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Thèmes in the NECTFL Review
The NECTFL Review #77, January 2016
Reviewer: Andrzej Dziedzic, Professor of French, University of Wisconsin-Oshkosh
Program: Delfosse, Geneviève, Eliane Kurbegov, and Parthena Draggett. Thèmes: AP French
Language and Culture.
In 2012, the French AP Exam was revised in order to better reflect the changing methodology of foreign language teaching and more accurately evaluate students’ interpretive, interpersonal, and presentational communication skills. Language and literature, previously tested as two separate components, have been combined as one three-hour French language and culture exam, consisting of multiple choice responses to authentic print and audio texts and free responses to both print and audio text prompts. Students preparing for the AP exam are now required to develop and practice their communicative proficiency using questions related to six major themes: Families and Communities, Global Challenges, Personal and Public Identities, Science and Technology, Contemporary Life and Beauty, and Aesthetics. A thorough examination of these subjects helps develops an awareness and appreciation of tangible and intangible products, as well as practices, perspectives, values, attitudes and patterns of social interactions within the French and Francophone cultures.
This new textbook, aptly entitled Thèmes, has been specifically designed to address the required AP components and help students develop personal opinions on a variety of current and relevant topics. The three seasoned pedagogues who wrote it for many years have served as AP readers, table leaders, questions leaders, and AP Development Committee members. As a result, the personal experience and expertise they jointly brought to this ambitious project has greatly enhanced its scope and quality.
Following the College Board’s AP French language framework, the textbook is divided into six chapters corresponding to the six AP themes. Each chapter is further divided into six sections, “Contextes.” The first four sections include selections of reading passages accompanied by questions, vocabulary practice activities, a listening comprehension unit and a culture unit. The authentic texts cover a wide range of topics of interest to our students ranging from Facebook, smartphones, iPads, and gastronomy, to sustainability and humanitarian organizations such as Doctors Without Borders. The last two sections, “En bref,” are shorter and structured around two components “Développement du vocabulaire” and “Plus à fond,” which will prepare students to interpret and synthesize information and details form graphs, statistics, opinion polls, charts, tables and images. The ability to interpret and synthesize is one of the most important skills necessary to succeed on the AP exam.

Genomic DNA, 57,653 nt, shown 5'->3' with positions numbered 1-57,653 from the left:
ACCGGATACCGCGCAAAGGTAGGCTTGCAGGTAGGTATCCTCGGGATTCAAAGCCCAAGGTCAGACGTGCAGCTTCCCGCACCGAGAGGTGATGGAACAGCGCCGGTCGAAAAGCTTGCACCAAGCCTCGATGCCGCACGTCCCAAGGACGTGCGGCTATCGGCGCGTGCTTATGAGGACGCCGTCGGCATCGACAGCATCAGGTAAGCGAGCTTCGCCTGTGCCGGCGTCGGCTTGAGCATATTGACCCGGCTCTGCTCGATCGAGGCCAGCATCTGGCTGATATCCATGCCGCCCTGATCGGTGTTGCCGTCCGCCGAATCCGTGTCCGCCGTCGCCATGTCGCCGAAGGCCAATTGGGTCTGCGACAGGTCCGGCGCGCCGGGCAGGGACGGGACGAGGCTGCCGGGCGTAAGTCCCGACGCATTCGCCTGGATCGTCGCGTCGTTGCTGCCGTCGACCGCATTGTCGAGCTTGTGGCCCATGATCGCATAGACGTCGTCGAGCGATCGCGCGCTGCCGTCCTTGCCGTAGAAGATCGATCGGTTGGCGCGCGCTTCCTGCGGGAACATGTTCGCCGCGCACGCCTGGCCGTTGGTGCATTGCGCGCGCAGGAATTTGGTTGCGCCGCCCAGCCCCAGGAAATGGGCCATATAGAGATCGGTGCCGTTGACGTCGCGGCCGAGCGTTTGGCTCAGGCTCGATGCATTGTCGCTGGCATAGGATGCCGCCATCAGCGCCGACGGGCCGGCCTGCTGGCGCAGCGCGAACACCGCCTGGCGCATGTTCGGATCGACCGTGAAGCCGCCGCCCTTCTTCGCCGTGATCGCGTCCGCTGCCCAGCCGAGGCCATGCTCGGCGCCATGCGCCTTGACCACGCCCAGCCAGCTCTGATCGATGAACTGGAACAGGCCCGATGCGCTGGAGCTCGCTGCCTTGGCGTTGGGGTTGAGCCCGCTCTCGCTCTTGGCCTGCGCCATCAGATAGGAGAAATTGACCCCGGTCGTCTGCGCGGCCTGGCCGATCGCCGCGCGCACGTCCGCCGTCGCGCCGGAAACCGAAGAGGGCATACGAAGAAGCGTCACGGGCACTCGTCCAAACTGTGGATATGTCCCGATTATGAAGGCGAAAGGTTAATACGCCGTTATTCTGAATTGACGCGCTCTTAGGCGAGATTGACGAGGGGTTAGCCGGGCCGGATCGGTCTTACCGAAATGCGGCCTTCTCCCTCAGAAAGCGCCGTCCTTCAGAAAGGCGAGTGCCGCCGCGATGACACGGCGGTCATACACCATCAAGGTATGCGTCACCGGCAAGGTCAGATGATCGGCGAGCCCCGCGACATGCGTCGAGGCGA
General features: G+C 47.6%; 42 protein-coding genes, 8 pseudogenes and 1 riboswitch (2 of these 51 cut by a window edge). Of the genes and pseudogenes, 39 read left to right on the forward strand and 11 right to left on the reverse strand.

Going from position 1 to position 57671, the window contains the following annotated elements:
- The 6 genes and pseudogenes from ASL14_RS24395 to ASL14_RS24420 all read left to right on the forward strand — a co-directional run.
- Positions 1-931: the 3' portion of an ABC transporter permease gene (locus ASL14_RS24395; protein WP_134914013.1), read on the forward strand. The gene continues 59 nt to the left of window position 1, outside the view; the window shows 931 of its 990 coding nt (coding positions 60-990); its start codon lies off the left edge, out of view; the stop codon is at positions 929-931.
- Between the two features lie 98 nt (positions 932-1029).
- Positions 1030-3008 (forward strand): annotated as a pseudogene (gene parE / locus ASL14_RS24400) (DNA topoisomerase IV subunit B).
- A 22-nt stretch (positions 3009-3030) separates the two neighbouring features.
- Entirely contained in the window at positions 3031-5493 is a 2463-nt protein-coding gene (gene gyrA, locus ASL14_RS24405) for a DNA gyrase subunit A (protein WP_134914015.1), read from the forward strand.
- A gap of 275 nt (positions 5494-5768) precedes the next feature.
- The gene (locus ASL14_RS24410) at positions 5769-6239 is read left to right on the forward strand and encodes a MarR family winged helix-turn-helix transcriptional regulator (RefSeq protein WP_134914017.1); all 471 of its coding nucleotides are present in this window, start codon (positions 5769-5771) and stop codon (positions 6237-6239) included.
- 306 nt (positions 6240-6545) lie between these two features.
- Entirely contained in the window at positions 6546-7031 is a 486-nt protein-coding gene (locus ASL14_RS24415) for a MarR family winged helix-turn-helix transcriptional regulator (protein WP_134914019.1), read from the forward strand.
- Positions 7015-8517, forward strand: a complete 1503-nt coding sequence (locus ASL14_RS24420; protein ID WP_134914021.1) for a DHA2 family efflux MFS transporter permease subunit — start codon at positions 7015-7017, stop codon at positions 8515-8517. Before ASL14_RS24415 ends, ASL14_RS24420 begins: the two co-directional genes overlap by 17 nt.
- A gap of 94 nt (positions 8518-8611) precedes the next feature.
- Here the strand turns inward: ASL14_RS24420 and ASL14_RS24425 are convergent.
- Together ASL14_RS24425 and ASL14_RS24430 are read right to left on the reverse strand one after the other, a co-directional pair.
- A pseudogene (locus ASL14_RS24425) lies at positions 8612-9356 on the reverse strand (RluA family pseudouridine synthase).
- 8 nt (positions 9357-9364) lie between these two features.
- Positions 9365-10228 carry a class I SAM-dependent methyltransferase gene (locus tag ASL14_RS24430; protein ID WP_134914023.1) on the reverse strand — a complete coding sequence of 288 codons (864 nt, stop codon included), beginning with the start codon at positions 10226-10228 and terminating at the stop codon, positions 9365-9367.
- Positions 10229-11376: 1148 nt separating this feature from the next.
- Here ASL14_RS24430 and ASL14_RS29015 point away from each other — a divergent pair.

In the introduction the authors point out that there is a logical and meaningful purpose to each of the textbook’s sections, which is to help students understand and connect the skills of engaging, preparing, reading, responding, listening, connecting, exploring, synthesizing, presenting, and consulting. In order to fully develop and practice these skills, the authors have included a wealth of authentic printed documents, audio materials and web resources, announcements, and advertisements. Some of the literary selections introduce important texts by authors from around the Francophone world: Jules Verne, Victor Hugo, Edmond Rostand, Pierre Assouline, Roch Carrier, René Philombe, Tahar Ben Jelloun, and Maryse Condé, among others.
At the end of each chapter students can watch and discuss authentic videos. The “Cinémathèque” section includes Le Petit Cyrano, Sois Mignonne, Entre les Murs, La Dame dans le Tram, and several other films. All videos are accompanied by a variety of pre- and post-viewing activities, making it easier not only to understand the storyline better, but also to be able to interpret, discuss, and analyze it.